Antigua seeks support for its WTO dispute with US

Antigua’s Prime Minister, Gaston Browne, has called on the nonaligned-movement for its “active solidarity” in the country’s long-running dispute with the United States over a 2004 World Trade Organisation (WTO) arbitral award made in its favour in relation to a dispute over online gaming.

Speaking over the weekend of September 17/18 at the nonaligned summit on Venezuela’s Isla Margarita, Mr Browne said that in the thirteen years since the WTO ruling, the US government had failed to reach a settlement.

“To this day 13 years later the United States has not put a fair offer on the table,” Mr Browne told the meeting. Washington, he said, had deprived “my small country of revenue, employment and economic growth.” He said that Antigua had lost US$250m in revenue since the ruling.

“This domineering behaviour by the US is troublesome,” he told the meeting. “We are a small state, but we have rights too. And we will stand in defence of the sovereign rights of Antigua and Barbuda.”

In 2003, Antigua launched a WTO claim over America’s refusal to allow Antigua-licensed online operators to access the US market. In 2007, the WTO awarded Antigua an annual US$21m in damages, but to date the US has not paid anything.

The Antiguan Prime Minister said that his government is now considering adopting the WTO solution of providing US digital material (TV shows, films, music, games and books) without paying copyright to the value of US$12m per annum in order to obtain a settlement.

“We have reached such a level of frustration at the recalcitrance of the US to make a fair offer for the injury that has been done to our economy over the last 13 years that my government is contemplating activating the remedy that is given to us by the WTO,” he told representatives from the 120 countries attending the summit.

Describing its dispute with the US as a test case of whether “small and micro-states can get justice when powerful nations refuse to cooperate,” the Antiguan Prime Minister said in particular that the movement’s members that belong to the G20 (India, Indonesia and South Africa) should lobby for the interests of smaller nations that have been left “defenceless in a world where only the powerful rule.”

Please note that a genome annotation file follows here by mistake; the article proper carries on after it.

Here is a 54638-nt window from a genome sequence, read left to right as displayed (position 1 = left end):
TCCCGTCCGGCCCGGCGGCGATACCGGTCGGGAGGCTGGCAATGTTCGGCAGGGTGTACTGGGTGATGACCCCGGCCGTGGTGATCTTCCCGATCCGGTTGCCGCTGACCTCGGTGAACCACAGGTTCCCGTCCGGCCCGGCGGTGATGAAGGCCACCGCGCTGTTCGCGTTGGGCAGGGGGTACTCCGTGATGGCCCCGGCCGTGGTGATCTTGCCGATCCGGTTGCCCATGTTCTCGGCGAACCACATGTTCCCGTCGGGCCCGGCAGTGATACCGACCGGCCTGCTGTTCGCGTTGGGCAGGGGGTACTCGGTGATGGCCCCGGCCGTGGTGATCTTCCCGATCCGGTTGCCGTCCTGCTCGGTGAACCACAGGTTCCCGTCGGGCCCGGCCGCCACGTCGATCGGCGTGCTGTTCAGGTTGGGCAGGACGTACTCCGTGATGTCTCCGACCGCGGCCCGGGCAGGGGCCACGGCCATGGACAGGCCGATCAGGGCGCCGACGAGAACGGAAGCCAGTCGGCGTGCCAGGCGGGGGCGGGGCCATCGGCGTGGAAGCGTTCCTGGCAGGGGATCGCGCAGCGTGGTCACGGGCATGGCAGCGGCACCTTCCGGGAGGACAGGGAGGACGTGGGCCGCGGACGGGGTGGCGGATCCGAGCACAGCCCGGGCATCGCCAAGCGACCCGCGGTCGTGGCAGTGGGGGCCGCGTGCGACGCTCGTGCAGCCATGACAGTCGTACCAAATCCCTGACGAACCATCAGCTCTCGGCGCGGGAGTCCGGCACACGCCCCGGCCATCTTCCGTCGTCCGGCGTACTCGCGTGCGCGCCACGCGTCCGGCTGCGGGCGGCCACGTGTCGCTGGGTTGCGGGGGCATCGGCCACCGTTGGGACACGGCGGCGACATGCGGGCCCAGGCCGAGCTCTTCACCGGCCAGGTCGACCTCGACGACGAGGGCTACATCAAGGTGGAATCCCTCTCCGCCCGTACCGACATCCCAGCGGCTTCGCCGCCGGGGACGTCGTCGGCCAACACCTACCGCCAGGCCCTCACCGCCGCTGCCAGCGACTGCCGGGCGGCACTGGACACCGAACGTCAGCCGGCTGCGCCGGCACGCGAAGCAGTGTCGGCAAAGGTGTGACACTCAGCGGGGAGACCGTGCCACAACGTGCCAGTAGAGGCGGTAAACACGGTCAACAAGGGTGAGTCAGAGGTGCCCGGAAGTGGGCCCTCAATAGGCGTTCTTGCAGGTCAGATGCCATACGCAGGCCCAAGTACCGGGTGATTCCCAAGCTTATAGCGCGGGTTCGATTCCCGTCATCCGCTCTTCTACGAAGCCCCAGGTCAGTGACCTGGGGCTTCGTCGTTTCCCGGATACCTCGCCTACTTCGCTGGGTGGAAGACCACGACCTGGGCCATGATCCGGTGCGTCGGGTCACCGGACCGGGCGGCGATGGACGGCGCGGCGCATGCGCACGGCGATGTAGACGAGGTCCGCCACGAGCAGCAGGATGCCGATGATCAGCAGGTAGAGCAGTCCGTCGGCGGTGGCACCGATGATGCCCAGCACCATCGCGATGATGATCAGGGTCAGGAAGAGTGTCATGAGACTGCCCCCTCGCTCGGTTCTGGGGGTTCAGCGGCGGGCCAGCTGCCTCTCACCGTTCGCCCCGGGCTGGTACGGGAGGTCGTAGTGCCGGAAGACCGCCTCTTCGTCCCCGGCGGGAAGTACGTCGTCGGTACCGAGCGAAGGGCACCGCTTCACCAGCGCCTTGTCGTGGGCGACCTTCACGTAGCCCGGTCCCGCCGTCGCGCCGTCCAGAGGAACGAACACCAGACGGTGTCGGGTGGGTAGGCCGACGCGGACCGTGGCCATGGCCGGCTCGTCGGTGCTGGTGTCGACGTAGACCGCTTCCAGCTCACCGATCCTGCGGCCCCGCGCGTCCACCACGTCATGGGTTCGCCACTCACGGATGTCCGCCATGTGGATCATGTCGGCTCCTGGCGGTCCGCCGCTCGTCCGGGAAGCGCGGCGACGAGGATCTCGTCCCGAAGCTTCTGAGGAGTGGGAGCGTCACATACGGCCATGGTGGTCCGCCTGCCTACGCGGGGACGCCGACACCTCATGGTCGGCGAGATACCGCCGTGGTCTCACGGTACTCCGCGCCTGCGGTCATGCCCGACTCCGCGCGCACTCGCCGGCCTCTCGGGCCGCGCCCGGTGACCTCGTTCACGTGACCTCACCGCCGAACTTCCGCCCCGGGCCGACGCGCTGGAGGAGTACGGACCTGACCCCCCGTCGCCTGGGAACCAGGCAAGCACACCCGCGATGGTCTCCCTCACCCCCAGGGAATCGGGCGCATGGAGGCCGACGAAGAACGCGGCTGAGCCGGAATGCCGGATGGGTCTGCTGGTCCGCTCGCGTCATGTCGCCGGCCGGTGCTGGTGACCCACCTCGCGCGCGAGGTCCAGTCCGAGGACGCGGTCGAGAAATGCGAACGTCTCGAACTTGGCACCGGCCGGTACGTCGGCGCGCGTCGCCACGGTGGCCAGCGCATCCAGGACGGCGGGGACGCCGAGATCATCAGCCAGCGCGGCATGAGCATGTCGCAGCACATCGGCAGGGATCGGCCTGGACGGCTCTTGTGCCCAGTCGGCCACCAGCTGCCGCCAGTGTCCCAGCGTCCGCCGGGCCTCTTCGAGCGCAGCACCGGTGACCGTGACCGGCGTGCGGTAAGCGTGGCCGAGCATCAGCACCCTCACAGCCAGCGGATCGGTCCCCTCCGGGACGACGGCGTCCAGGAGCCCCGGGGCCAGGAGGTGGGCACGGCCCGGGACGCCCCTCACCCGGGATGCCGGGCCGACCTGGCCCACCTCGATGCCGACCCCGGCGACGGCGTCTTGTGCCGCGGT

Mr Browne asked: “How can it be that the United States, the most powerful economy and county in the world, can so blatantly disregard the very trade rules that it demands be observed by other countries?” He described the US Trade Representative’s offers to date as “insubstantial” and as “not seriously (to) be considered as a basis for a settlement.”

Mr Browne said that, although a bilateral matter, the issue went to the heart of the efficacy of the World Trade Organisation and “whether small and micro-states can get justice when powerful nations refuse to cooperate.” He said that Antigua had sought the intervention of the WTO Director-General in a “good offices” capacity, tried bilateral negotiations and suspended Antigua’s right to retaliate, but that the matter had been dragged out by the US to the detriment of Antigua’s economy.

The US government…

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